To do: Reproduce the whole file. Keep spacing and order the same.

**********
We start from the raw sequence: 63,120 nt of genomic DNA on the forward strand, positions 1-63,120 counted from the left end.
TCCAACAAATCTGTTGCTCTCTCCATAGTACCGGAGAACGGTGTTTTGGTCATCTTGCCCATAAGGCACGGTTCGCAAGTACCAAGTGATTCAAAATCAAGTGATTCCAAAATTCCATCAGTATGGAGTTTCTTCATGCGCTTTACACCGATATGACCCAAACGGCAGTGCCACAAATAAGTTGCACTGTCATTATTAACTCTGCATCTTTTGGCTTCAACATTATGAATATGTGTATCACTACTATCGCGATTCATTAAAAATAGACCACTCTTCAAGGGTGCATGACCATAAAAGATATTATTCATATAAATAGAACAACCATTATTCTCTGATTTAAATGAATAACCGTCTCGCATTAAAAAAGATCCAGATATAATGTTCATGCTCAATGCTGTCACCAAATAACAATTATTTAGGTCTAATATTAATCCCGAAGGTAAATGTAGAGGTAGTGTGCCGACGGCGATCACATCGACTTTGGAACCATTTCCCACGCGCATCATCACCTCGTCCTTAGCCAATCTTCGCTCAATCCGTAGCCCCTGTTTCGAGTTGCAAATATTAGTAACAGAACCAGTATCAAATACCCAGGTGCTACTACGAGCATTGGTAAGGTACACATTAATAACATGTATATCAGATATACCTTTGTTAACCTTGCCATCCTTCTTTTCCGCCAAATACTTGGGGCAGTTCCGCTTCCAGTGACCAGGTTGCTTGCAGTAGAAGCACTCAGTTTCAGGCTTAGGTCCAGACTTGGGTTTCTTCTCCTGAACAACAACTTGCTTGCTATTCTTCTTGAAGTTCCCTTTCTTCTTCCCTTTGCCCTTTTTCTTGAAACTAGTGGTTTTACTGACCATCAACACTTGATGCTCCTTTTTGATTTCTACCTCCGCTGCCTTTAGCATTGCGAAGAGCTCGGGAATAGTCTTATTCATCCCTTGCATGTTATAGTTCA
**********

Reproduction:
We start from the raw sequence: 63,120 nt of genomic DNA on the forward strand, positions 1-63,120 counted from the left end.
TCCAACAAATCTGTTGCTCTCTCCATAGTACCGGAGAACGGTGTTTTGGTCATCTTGCCCATAAGGCACGGTTCGCAAGTACCAAGTGATTCAAAATCAAGTGATTCCAAAATTCCATCAGTATGGAGTTTCTTCATGCGCTTTACACCGATATGACCCAAACGGCAGTGCCACAAATAAGTTGCACTGTCATTATTAACTCTGCATCTTTTGGCTTCAACATTATGAATATGTGTATCACTACTATCGCGATTCATTAAAAATAGACCACTCTTCAAGGGTGCATGACCATAAAAGATATTATTCATATAAATAGAACAACCATTATTCTCTGATTTAAATGAATAACCGTCTCGCATTAAAAAAGATCCAGATATAATGTTCATGCTCAATGCTGTCACCAAATAACAATTATTTAGGTCTAATATTAATCCCGAAGGTAAATGTAGAGGTAGTGTGCCGACGGCGATCACATCGACTTTGGAACCATTTCCCACGCGCATCATCACCTCGTCCTTAGCCAATCTTCGCTCAATCCGTAGCCCCTGTTTCGAGTTGCAAATATTAGTAACAGAACCAGTATCAAATACCCAGGTGCTACTACGAGCATTGGTAAGGTACACATTAATAACATGTATATCAGATATACCTTTGTTAACCTTGCCATCCTTCTTTTCCGCCAAATACTTGGGGCAGTTCCGCTTCCAGTGACCAGGTTGCTTGCAGTAGAAGCACTCAGTTTCAGGCTTAGGTCCAGACTTGGGTTTCTTCTCCTGAACAACAACTTGCTTGCTATTCTTCTTGAAGTTCCCTTTCTTCTTCCCTTTGCCCTTTTTCTTGAAACTAGTGGTTTTACTGACCATCAACACTTGATGCTCCTTTTTGATTTCTACCTCCGCTGCCTTTAGCATTGCGAAGAGCTCGGGAATAGTCTTATTCATCCCTTGCATGTTATAGTTCA